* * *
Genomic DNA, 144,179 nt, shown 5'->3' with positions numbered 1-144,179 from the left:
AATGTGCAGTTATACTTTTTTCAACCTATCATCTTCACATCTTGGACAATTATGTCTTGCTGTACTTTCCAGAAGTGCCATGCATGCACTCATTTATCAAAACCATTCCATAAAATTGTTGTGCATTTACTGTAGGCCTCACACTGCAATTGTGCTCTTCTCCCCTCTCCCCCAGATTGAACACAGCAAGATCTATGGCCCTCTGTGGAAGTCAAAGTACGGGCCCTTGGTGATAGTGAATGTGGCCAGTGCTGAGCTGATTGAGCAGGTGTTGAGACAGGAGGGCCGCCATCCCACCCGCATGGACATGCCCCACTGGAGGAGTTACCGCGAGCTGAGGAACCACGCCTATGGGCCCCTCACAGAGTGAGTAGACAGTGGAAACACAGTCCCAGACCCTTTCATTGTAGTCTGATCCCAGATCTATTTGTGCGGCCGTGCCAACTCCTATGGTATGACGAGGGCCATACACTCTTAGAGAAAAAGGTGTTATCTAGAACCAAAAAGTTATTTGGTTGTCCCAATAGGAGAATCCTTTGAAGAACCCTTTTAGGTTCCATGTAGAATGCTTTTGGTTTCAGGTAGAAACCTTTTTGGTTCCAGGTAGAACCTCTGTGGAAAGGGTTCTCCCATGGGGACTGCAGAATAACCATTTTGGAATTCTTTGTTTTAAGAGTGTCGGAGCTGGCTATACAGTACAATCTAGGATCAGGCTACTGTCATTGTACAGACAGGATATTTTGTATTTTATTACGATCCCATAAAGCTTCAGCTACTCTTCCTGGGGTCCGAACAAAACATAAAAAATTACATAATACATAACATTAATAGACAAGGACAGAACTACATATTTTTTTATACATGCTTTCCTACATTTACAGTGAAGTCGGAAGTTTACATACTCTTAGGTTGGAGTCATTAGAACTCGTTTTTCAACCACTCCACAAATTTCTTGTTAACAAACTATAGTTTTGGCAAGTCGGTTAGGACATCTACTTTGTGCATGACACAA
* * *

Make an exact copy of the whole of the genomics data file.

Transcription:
Genomic DNA, 144,179 nt, shown 5'->3' with positions numbered 1-144,179 from the left:
AATGTGCAGTTATACTTTTTTCAACCTATCATCTTCACATCTTGGACAATTATGTCTTGCTGTACTTTCCAGAAGTGCCATGCATGCACTCATTTATCAAAACCATTCCATAAAATTGTTGTGCATTTACTGTAGGCCTCACACTGCAATTGTGCTCTTCTCCCCTCTCCCCCAGATTGAACACAGCAAGATCTATGGCCCTCTGTGGAAGTCAAAGTACGGGCCCTTGGTGATAGTGAATGTGGCCAGTGCTGAGCTGATTGAGCAGGTGTTGAGACAGGAGGGCCGCCATCCCACCCGCATGGACATGCCCCACTGGAGGAGTTACCGCGAGCTGAGGAACCACGCCTATGGGCCCCTCACAGAGTGAGTAGACAGTGGAAACACAGTCCCAGACCCTTTCATTGTAGTCTGATCCCAGATCTATTTGTGCGGCCGTGCCAACTCCTATGGTATGACGAGGGCCATACACTCTTAGAGAAAAAGGTGTTATCTAGAACCAAAAAGTTATTTGGTTGTCCCAATAGGAGAATCCTTTGAAGAACCCTTTTAGGTTCCATGTAGAATGCTTTTGGTTTCAGGTAGAAACCTTTTTGGTTCCAGGTAGAACCTCTGTGGAAAGGGTTCTCCCATGGGGACTGCAGAATAACCATTTTGGAATTCTTTGTTTTAAGAGTGTCGGAGCTGGCTATACAGTACAATCTAGGATCAGGCTACTGTCATTGTACAGACAGGATATTTTGTATTTTATTACGATCCCATAAAGCTTCAGCTACTCTTCCTGGGGTCCGAACAAAACATAAAAAATTACATAATACATAACATTAATAGACAAGGACAGAACTACATATTTTTTTATACATGCTTTCCTACATTTACAGTGAAGTCGGAAGTTTACATACTCTTAGGTTGGAGTCATTAGAACTCGTTTTTCAACCACTCCACAAATTTCTTGTTAACAAACTATAGTTTTGGCAAGTCGGTTAGGACATCTACTTTGTGCATGACACAA